Some notes from this afternoon’s press conference on Biblical interpretation:
David Moxen, the Archbishop of New Zealand described a four-part approach to Scripture used in his province in an attempt to move toward some common understandings of Biblical interpretation. It is informed by the notion that one wants to build a “large house for the way we use the Bible.”
The perception that “Jesus Christ is the living Word of God” is the “floor” of that house. The way into the house–its door- is a understanding of the world of those who first received the Bible. “What was God saying to that world?” The “walls” of the house are made up of the world that we live in. “What is God saying to our world?” The “roof” of the house is the Church–How does the Church over-arch and provide a shelter for Jesus Christ the Living word of God.”
“The Anglican Communion has never tried this before across the whole world,” Moxen said.
Gerald West, a professor of Old Testament from the University of KwaZulu-Natal in South Africa, also laid out a four-part plan for interpreting Scripture: 1) a common commitment to be shaped by Scripture; 2) a commitment to understanding the detail of Scripture; 3) a commitment among Anglicans to bring context into Scriptural analysis and 4) a commitment to analyze Scripture in an ecclesiological/theological framework.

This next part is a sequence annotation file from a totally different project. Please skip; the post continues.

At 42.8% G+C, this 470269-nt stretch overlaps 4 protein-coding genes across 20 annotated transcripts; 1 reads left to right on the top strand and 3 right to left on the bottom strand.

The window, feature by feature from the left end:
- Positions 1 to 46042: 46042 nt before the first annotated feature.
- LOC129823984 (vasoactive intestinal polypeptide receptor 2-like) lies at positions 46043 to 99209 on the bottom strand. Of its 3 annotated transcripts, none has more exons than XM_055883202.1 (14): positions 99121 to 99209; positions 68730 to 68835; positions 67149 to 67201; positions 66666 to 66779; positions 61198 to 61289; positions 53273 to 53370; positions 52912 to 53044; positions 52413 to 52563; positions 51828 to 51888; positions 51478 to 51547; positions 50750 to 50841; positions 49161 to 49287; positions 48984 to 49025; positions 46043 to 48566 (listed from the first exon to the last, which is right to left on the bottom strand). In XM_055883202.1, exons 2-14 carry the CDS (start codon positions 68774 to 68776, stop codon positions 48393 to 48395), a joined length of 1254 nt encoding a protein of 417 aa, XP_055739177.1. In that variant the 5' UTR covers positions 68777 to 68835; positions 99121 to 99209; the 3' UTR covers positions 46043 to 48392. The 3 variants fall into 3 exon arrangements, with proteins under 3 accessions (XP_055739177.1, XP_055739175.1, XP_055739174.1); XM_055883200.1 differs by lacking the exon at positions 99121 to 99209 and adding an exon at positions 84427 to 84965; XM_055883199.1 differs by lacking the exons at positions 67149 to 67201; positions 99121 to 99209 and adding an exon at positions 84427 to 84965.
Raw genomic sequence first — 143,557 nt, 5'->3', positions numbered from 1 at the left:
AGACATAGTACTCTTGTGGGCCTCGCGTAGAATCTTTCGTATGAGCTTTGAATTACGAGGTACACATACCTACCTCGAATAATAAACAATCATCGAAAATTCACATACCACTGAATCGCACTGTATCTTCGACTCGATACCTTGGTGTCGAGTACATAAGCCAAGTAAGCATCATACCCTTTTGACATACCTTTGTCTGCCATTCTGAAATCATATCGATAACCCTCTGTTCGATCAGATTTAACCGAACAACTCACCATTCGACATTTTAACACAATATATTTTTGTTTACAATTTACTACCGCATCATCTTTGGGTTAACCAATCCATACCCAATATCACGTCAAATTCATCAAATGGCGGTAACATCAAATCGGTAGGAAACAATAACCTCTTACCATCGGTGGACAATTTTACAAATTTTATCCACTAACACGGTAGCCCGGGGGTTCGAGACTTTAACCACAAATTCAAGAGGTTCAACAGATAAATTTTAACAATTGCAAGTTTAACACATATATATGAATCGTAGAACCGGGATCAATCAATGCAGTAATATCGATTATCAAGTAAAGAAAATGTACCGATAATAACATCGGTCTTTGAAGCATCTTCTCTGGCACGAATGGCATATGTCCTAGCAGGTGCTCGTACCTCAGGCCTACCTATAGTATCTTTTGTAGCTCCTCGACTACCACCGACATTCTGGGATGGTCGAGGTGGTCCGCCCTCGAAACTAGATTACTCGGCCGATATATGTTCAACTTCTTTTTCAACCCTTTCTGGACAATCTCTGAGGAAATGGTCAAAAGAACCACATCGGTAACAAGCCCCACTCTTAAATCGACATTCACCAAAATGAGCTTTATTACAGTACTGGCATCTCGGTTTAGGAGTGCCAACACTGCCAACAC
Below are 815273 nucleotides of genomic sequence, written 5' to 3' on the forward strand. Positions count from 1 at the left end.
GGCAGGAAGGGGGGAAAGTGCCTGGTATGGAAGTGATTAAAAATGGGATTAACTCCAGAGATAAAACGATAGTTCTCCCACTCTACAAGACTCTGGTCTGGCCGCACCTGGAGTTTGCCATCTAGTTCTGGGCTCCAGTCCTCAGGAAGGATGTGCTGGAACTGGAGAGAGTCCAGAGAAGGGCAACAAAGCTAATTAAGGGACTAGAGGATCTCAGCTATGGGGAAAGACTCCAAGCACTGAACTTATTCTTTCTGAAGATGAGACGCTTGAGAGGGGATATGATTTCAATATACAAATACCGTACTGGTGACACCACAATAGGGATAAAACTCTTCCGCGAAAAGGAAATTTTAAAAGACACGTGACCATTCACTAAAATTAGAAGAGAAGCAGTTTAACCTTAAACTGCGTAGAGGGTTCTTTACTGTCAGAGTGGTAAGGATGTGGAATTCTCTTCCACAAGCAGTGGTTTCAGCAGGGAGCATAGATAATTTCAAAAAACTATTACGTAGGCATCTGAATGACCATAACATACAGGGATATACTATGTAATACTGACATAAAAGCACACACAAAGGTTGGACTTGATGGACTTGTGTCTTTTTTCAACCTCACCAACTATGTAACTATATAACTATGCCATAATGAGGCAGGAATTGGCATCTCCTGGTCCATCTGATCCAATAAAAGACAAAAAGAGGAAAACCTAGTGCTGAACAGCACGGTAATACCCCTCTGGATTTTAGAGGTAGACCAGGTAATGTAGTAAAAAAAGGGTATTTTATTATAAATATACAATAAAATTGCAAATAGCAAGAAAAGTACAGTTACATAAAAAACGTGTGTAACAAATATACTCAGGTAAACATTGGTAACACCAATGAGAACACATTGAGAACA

This may sound rather academic, and, in some respects, it was. But West’s contention that one had to consider the social-historical context in which a text was written (did ancient authors share our understanding of homosexuality?); that a literary analysis of the story of Sodom and Gomorrah suggests that it is not about homosexuality; that readers of the Scriptures are required to apply its lessons to their own context (for instance, what do the Scriptures have to say to a country afflicted by the AIDS pandemic) and that Africans did not simply receive the Gospels from British evangelists, but “engaged” with them, developing black theology, contextual theology and liberation theology, clearly got under some people’s skin.
West said that in their indaba groups, the bishops were “engaging how they used scripture and realizing how they come to different conclusions.”
“The Anglican Communion is no longer what it used to be, and this Lambeth Conference is taking that seriously. Everybody in the Anglican Communion has got their own process of making sense of the Bible,” West said, adding that those who claimed to take Scripture more seriously than others were “just trying to talk more loudly or stamp their feet more firmly.”